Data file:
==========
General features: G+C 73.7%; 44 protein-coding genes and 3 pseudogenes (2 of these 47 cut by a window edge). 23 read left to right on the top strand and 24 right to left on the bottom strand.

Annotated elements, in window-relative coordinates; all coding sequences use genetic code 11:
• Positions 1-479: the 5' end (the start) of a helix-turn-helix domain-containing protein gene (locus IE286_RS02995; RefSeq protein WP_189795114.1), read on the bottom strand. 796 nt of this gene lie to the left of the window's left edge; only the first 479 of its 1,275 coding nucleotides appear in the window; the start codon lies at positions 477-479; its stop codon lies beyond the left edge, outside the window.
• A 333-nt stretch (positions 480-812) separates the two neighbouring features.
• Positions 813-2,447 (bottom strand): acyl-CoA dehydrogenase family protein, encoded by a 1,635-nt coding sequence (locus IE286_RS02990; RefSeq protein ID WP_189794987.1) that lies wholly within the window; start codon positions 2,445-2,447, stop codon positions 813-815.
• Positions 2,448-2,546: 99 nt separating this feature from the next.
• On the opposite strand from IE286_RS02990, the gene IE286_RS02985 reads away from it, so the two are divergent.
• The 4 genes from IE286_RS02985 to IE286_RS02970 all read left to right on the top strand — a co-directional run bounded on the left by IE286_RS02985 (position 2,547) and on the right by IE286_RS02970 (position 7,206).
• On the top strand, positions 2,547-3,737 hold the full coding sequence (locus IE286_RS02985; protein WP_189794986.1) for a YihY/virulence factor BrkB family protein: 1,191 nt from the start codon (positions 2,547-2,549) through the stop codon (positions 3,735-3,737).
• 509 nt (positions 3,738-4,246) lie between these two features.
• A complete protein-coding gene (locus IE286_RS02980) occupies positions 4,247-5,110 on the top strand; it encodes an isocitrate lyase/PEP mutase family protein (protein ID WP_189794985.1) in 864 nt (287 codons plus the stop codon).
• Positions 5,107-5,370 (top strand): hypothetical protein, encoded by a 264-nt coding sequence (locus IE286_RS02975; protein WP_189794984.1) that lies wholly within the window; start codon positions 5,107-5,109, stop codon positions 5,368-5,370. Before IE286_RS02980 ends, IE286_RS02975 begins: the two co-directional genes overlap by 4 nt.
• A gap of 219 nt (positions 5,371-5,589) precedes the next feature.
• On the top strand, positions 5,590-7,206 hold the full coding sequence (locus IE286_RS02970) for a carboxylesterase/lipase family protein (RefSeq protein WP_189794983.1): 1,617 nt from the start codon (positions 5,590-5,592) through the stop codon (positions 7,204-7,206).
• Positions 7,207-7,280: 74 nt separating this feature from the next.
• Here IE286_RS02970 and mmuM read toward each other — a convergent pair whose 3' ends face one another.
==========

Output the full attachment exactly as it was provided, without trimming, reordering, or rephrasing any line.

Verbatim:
General features: G+C 73.7%; 44 protein-coding genes and 3 pseudogenes (2 of these 47 cut by a window edge). 23 read left to right on the top strand and 24 right to left on the bottom strand.

Annotated elements, in window-relative coordinates; all coding sequences use genetic code 11:
• Positions 1-479: the 5' end (the start) of a helix-turn-helix domain-containing protein gene (locus IE286_RS02995; RefSeq protein WP_189795114.1), read on the bottom strand. 796 nt of this gene lie to the left of the window's left edge; only the first 479 of its 1,275 coding nucleotides appear in the window; the start codon lies at positions 477-479; its stop codon lies beyond the left edge, outside the window.
• A 333-nt stretch (positions 480-812) separates the two neighbouring features.
• Positions 813-2,447 (bottom strand): acyl-CoA dehydrogenase family protein, encoded by a 1,635-nt coding sequence (locus IE286_RS02990; RefSeq protein ID WP_189794987.1) that lies wholly within the window; start codon positions 2,445-2,447, stop codon positions 813-815.
• Positions 2,448-2,546: 99 nt separating this feature from the next.
• On the opposite strand from IE286_RS02990, the gene IE286_RS02985 reads away from it, so the two are divergent.
• The 4 genes from IE286_RS02985 to IE286_RS02970 all read left to right on the top strand — a co-directional run bounded on the left by IE286_RS02985 (position 2,547) and on the right by IE286_RS02970 (position 7,206).
• On the top strand, positions 2,547-3,737 hold the full coding sequence (locus IE286_RS02985; protein WP_189794986.1) for a YihY/virulence factor BrkB family protein: 1,191 nt from the start codon (positions 2,547-2,549) through the stop codon (positions 3,735-3,737).
• 509 nt (positions 3,738-4,246) lie between these two features.
• A complete protein-coding gene (locus IE286_RS02980) occupies positions 4,247-5,110 on the top strand; it encodes an isocitrate lyase/PEP mutase family protein (protein ID WP_189794985.1) in 864 nt (287 codons plus the stop codon).
• Positions 5,107-5,370 (top strand): hypothetical protein, encoded by a 264-nt coding sequence (locus IE286_RS02975; protein WP_189794984.1) that lies wholly within the window; start codon positions 5,107-5,109, stop codon positions 5,368-5,370. Before IE286_RS02980 ends, IE286_RS02975 begins: the two co-directional genes overlap by 4 nt.
• A gap of 219 nt (positions 5,371-5,589) precedes the next feature.
• On the top strand, positions 5,590-7,206 hold the full coding sequence (locus IE286_RS02970) for a carboxylesterase/lipase family protein (RefSeq protein WP_189794983.1): 1,617 nt from the start codon (positions 5,590-5,592) through the stop codon (positions 7,204-7,206).
• Positions 7,207-7,280: 74 nt separating this feature from the next.
• Here IE286_RS02970 and mmuM read toward each other — a convergent pair whose 3' ends face one another.